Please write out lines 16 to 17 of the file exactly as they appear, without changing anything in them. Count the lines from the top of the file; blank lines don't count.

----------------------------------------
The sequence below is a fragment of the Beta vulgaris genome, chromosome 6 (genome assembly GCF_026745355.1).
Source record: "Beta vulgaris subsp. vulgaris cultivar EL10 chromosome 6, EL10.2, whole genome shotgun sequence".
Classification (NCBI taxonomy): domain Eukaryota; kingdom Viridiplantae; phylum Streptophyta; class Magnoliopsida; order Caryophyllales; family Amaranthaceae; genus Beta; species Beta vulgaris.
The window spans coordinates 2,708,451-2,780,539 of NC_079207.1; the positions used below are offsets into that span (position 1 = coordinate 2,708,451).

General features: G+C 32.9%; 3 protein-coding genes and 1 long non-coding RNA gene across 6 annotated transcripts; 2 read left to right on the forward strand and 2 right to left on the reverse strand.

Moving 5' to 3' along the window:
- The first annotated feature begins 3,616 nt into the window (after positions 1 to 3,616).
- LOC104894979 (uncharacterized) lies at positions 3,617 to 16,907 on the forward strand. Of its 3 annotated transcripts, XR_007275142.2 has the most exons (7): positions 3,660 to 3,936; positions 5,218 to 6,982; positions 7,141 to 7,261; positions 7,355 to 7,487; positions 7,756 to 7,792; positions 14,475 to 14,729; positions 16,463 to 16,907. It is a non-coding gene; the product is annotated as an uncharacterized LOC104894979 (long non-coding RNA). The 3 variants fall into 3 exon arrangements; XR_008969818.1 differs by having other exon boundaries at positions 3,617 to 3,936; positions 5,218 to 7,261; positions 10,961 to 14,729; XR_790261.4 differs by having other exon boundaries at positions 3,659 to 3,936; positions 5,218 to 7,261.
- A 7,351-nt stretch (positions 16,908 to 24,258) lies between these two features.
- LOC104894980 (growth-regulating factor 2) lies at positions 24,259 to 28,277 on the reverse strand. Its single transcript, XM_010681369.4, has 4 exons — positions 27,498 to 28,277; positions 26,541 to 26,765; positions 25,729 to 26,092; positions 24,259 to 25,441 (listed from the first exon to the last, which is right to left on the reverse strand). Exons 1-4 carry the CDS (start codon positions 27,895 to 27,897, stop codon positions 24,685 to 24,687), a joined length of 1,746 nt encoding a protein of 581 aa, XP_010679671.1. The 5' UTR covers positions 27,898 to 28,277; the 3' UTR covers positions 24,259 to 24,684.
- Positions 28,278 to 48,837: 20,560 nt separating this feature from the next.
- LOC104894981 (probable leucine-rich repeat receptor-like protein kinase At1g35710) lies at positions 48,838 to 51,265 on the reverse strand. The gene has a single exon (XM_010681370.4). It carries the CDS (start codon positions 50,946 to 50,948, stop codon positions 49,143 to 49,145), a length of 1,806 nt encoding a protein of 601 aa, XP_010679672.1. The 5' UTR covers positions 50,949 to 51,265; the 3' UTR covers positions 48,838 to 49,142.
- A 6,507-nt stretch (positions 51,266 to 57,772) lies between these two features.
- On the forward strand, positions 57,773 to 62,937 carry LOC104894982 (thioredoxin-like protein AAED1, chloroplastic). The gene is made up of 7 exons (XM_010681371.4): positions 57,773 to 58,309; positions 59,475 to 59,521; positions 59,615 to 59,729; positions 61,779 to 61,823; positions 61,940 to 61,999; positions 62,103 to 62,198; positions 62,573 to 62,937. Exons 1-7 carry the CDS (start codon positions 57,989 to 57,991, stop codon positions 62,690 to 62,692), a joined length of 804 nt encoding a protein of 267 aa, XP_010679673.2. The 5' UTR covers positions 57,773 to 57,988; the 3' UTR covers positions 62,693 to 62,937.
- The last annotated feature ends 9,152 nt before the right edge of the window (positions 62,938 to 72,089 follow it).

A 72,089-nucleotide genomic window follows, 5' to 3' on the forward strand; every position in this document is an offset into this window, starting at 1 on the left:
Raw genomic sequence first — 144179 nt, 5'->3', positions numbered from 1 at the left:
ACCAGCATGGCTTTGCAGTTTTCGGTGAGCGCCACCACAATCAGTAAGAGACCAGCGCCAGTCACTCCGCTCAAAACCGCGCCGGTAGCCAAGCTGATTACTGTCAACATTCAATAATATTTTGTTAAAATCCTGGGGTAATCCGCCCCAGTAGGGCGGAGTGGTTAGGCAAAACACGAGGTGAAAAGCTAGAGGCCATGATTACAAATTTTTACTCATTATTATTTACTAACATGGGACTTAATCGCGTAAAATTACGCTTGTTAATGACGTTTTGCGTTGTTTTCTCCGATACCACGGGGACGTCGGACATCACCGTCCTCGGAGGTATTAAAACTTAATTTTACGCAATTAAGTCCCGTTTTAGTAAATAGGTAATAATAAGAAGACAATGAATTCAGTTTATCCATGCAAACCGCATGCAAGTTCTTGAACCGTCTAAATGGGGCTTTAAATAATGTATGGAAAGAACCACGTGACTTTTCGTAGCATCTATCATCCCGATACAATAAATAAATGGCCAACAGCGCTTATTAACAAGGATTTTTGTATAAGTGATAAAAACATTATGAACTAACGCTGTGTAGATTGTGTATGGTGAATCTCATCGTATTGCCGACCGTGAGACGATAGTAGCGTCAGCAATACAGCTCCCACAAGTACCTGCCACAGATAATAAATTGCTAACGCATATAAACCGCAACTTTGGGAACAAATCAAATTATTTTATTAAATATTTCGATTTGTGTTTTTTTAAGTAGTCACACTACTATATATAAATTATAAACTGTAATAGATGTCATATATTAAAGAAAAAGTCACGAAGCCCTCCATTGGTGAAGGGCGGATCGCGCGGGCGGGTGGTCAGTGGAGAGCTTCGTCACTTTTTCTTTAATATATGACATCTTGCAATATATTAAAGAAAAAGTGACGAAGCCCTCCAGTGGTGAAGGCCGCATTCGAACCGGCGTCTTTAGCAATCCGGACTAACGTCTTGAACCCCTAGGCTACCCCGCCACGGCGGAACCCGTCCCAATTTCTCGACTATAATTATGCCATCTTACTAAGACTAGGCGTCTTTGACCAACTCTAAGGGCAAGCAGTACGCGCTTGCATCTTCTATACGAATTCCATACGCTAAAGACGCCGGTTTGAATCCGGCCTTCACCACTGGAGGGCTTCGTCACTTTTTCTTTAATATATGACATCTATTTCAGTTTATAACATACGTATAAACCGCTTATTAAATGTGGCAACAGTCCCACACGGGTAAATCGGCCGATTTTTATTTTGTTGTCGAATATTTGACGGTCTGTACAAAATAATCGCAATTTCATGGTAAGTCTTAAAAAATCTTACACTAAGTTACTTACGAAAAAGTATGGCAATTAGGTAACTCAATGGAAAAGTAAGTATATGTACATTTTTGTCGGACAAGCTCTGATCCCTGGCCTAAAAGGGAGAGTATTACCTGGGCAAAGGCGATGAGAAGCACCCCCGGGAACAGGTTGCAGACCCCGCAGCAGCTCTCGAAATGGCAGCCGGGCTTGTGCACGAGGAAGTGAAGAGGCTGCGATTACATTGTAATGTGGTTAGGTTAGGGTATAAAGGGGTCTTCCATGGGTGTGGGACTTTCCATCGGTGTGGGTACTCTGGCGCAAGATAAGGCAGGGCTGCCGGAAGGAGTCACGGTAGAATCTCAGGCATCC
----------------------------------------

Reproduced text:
A 72,089-nucleotide genomic window follows, 5' to 3' on the forward strand; every position in this document is an offset into this window, starting at 1 on the left:
Raw genomic sequence first — 144179 nt, 5'->3', positions numbered from 1 at the left: